Most work environments are incredibly complex networks of rules, requirements, systems, egos, stakeholders, processes, dependencies, and more that people don’t understand, see fully, or see clearly.

For example, a huge % of the American population believes our country should operate differently than it currently does and are convinced they have the right answers. Meanwhile those same people can’t even figure out how to scale their business to achieve their dreams. They can barely navigate the politics of their community HOA but they’re convinced they have the answers for American politics.

Or watch how people react when their flight is delayed or cancelled. Do you have any idea of the logistical miracle it is that an airplane can fly, let alone coordinate all the airports in the world to make sure everything runs as close to on-time as possible?

If my flight takes off the same DAY it was scheduled, I consider that a minor miracle, given the complexity involved.

The point is, we need to observe, understand, and respect that the complexity of our work environments guarantee a certain amount of imperfection and even dysfunction at times.

What can you do when you find yourself in that situation?

Your purpose is bigger than your circumstances. Your mission is bigger than your constraints. No one and nothing can stop you from bringing the absolute best to everything you do at work.

Our challenge is not allowing our frustrations to diminish our willingness to give great effort and act with the highest levels of discipline.

Strategically, the best way to be influential for change is to be the most aligned, effective, and reliable teammate in the current set of circumstances. Be as valuable as possible and people will trust you, involve you, and consider your in put more seriously.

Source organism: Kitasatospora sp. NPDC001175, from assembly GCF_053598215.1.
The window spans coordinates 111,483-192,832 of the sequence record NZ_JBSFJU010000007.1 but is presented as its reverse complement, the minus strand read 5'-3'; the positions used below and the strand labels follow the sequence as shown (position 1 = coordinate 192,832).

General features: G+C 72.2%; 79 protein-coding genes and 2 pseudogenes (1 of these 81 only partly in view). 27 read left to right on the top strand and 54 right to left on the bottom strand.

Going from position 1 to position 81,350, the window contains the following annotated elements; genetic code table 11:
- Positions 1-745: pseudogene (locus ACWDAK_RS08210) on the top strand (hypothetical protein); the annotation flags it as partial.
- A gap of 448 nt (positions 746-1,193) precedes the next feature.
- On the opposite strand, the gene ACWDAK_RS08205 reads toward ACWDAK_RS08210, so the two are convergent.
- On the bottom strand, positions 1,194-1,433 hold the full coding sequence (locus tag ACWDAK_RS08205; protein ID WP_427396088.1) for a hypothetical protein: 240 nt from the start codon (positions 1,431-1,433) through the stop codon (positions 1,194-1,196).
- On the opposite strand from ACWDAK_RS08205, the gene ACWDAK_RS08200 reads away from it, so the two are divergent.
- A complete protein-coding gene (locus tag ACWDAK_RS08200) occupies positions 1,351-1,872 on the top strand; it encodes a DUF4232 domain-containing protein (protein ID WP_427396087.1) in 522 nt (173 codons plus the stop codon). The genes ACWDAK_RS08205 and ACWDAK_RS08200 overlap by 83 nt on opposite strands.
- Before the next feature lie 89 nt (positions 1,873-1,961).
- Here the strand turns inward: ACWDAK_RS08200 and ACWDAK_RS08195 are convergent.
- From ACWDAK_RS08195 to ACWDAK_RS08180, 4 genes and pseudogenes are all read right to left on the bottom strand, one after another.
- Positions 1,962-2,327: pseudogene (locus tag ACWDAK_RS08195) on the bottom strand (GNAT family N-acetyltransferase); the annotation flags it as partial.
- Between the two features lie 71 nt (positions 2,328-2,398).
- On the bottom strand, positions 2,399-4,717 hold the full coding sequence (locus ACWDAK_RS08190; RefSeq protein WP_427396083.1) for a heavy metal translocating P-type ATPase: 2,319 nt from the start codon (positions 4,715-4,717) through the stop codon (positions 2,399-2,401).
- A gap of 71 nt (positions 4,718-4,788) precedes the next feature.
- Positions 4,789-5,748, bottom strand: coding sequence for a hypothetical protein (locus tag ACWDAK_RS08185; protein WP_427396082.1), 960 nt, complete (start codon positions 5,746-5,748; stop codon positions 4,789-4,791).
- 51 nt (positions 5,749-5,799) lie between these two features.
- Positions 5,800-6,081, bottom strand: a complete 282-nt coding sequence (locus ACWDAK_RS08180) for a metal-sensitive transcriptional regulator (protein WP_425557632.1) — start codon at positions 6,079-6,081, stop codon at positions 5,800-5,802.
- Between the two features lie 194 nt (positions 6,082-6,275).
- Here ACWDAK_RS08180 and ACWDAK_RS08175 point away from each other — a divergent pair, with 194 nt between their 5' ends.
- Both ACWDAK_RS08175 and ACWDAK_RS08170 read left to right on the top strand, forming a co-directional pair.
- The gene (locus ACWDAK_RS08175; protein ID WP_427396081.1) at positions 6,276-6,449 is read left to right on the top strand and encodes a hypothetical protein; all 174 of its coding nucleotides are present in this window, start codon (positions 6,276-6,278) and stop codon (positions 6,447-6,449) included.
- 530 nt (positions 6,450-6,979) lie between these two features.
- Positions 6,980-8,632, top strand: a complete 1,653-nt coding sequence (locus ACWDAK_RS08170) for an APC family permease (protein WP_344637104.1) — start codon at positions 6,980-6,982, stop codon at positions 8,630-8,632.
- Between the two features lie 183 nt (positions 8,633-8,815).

Most of all, don’t allow differences of opinion or preference to elevate above, well, opinion or preference. I see a lot of serious conflict in workplaces rooted more in opinions and preferences than in anything substantial worth addressing, let alone conflict over.

And lastly, in any circumstances you can focus heavily on the good or heavily on the bad. It’s all there to see. Decide which way you’re going to look.


I'm about ready to retire. I've been coaching and teaching for 32 years with a super busy grind schedule. I'm excited for retirement but what would you do in retirement? How can I relax but stay disciplined, focused, and motivated at the same time? (Sarah - 56 - Newton, IA)

I don’t view retirement as I’m done working. To me, it means the reason I’m working changes. I’m no longer working for money. I’m now working exclusively for purpose. Every minute is mine to use on my purpose. Or purposes.

How do I plan to relax and stay disciplined in retirement?

I look at three things:

  1. Strong Mind
  2. Strong Body
  3. Strong Relationships

If even one of those gets weak or fades away, my quality life changes drastically. And it’s well within my power to strengthen each of those until my final day.

I’ve always considered retirement to be a deeply meaningful section of my life, not because I relax, but because it’s when I expect to do most of my best work.


What habits help you go from determination to do something to actually making a change to get it done? (Kevin - 40 - Melbourne Beach, FL)

It’s not a habit. It’s an active choice. I make the choice to act immediately. If I’m determined, then I act. If I don’t act, I’m not determined. Determination doesn’t count until its action.


If we didn't answer your question this week, stay tuned, we got A LOT of questions. We will do our best to answer every question at some point.